BALTIMORE -- The Indians' collection of injured players all remain on the shelf for now, but there has been enough progress made during their rehab work that manager Terry Francona has a positive outlook about their return, especially in the case of starter Danny Salazar.The right-hander has been sidelined all
BALTIMORE -- The Indians' collection of injured players all remain on the shelf for now, but there has been enough progress made during their rehab work that manager Terry Francona has a positive outlook about their return, especially in the case of starter Danny Salazar.
The right-hander has been sidelined all season with right shoulder inflammation, but Francona said Friday that Salazar's bullpen work during extended spring camp in Arizona has been encouraging, although there was no discussion of a timetable for his return.
"We're cautiously optimistic that he's kind of turned a corner," Francona said. "His intensity in the bullpens has been good and he says he feels pretty good. So that's good."
Third baseman Gio Urshela continues to rehab his right hamstring strain with Triple-A Columbus. After a day off Thursday, Urshela was expected to play five to seven innings with the Clippers on Friday, "depending on how much running and how the game is going," Francona said.
Cody Anderson (elbow) continues to throw bullpen sessions in Arizona as he recovers from Tommy John surgery, while Ryan Merritt (left knee) also continues to work during extended spring camp.
"Merritt is going to throw one more game in Arizona and then he'll start his rehab progression," Francona said. "And he's starting to feel pretty good."
Tribe hopeful busy stretch, weather helps offense
Aside from their brief trip to Puerto Rico, the weather has not been kind to the Indians this season, both from a hitting and schedule standpoint. So while the upper-50s temperatures on Friday in Baltimore didn't have anyone thinking summer, they did provide some relief to a frigid April.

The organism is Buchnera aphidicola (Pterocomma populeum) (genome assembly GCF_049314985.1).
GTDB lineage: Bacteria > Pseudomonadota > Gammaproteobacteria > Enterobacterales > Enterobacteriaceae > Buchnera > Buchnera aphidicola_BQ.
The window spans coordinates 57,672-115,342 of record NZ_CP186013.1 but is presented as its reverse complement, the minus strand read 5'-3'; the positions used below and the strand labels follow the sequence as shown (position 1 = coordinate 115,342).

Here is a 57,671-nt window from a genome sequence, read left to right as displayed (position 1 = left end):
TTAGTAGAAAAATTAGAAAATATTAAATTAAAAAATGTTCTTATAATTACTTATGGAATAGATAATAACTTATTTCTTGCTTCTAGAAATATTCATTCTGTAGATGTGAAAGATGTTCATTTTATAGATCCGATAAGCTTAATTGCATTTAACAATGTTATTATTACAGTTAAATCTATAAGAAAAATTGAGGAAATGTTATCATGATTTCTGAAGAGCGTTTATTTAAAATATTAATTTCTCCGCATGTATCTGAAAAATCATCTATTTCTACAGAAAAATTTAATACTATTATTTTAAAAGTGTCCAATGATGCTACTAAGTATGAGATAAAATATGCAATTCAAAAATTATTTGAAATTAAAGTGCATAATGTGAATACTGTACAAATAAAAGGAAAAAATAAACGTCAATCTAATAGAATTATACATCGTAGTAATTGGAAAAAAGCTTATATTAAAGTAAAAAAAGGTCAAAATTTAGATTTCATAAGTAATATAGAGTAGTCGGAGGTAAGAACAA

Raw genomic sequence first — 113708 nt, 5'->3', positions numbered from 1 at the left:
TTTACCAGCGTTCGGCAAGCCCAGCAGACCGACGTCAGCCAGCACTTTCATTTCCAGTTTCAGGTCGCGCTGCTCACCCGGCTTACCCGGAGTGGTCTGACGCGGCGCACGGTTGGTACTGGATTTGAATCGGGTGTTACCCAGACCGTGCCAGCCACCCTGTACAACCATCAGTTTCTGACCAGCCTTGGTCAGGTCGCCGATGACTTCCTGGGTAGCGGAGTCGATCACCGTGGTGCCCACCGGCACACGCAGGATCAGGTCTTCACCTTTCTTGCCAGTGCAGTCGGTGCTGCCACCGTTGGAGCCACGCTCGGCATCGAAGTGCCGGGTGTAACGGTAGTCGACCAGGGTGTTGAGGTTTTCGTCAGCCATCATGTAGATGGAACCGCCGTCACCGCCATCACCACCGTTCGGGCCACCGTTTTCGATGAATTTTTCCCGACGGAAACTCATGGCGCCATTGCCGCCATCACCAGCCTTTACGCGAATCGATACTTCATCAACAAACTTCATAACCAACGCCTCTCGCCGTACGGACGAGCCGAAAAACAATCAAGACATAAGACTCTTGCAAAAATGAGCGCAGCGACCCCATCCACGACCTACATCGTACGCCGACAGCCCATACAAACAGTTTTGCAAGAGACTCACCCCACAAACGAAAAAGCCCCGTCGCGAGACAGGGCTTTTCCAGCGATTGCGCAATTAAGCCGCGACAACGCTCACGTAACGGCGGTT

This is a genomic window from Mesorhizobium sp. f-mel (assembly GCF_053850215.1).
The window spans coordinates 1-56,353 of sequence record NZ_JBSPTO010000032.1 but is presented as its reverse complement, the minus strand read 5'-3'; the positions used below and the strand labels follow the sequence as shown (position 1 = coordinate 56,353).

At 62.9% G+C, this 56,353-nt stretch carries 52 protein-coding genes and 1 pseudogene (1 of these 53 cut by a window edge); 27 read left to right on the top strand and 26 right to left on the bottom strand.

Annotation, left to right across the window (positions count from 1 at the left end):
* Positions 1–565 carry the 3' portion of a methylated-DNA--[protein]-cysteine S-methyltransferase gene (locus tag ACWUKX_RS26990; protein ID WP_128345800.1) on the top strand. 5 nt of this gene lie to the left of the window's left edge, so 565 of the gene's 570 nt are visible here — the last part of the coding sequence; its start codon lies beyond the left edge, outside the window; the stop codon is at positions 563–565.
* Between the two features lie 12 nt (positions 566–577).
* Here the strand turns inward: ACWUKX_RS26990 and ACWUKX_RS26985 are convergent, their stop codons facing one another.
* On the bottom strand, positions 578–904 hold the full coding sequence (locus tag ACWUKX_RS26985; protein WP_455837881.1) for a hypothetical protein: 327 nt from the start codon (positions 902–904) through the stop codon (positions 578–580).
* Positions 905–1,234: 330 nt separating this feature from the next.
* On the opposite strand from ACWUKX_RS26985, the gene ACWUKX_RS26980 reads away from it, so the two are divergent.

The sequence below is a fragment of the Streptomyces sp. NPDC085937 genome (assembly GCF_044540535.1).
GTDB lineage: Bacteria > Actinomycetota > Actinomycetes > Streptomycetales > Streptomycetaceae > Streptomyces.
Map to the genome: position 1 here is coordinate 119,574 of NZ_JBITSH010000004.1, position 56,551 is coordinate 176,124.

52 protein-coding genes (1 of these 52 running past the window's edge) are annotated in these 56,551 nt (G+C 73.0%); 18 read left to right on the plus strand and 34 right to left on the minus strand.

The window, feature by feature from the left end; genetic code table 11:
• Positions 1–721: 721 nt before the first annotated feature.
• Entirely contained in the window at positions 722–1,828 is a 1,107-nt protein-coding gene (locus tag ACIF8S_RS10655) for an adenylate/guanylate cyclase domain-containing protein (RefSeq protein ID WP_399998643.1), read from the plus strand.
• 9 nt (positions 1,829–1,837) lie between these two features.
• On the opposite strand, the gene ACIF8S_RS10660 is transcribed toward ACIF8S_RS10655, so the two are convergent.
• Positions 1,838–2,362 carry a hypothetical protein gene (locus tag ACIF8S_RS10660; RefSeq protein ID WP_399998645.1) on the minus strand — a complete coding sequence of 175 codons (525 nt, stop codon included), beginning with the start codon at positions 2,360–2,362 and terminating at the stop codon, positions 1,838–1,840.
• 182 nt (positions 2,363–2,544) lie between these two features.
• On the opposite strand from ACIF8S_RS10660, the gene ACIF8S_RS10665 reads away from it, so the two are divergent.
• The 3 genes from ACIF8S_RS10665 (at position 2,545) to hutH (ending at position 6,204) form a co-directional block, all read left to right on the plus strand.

"In my career, I've never played so many games this cold," first baseman Yonder Alonso said. "But it is what it is. You can't really put that as an excuse. You would like to say it's mind over matter, for sure. Obviously, with the weather, you may hit some balls that you think may carry a little bit more in the summertime, but at the end of the day, you've got to grind the at-bats."
In addition to the cold, the rainouts and off-days have also wreaked havoc on the Tribe's hitting habits. Friday's game marked the start of a stretch in which Cleveland will play 18 games in 17 days, something that Francona sees as helpful for his squad.
"Hopefully Mother Nature cooperates, because we are such a game built on rhythm and timing," he said. "We've got a lot of baseball coming up. Hopefully we play it, because that will be good for us."
Entering Friday, Cleveland had put together five straight games of double-digit hits to raise its batting average from .158 to .208, but that remains last in the Majors.
"You have to find a way to make an adjustment, simple as that," Alonso said. "For us, it's not putting that much thought into the weather being cold, because the other side has to deal with the same thing."
Elliott Smith is a contributor to MLB.com.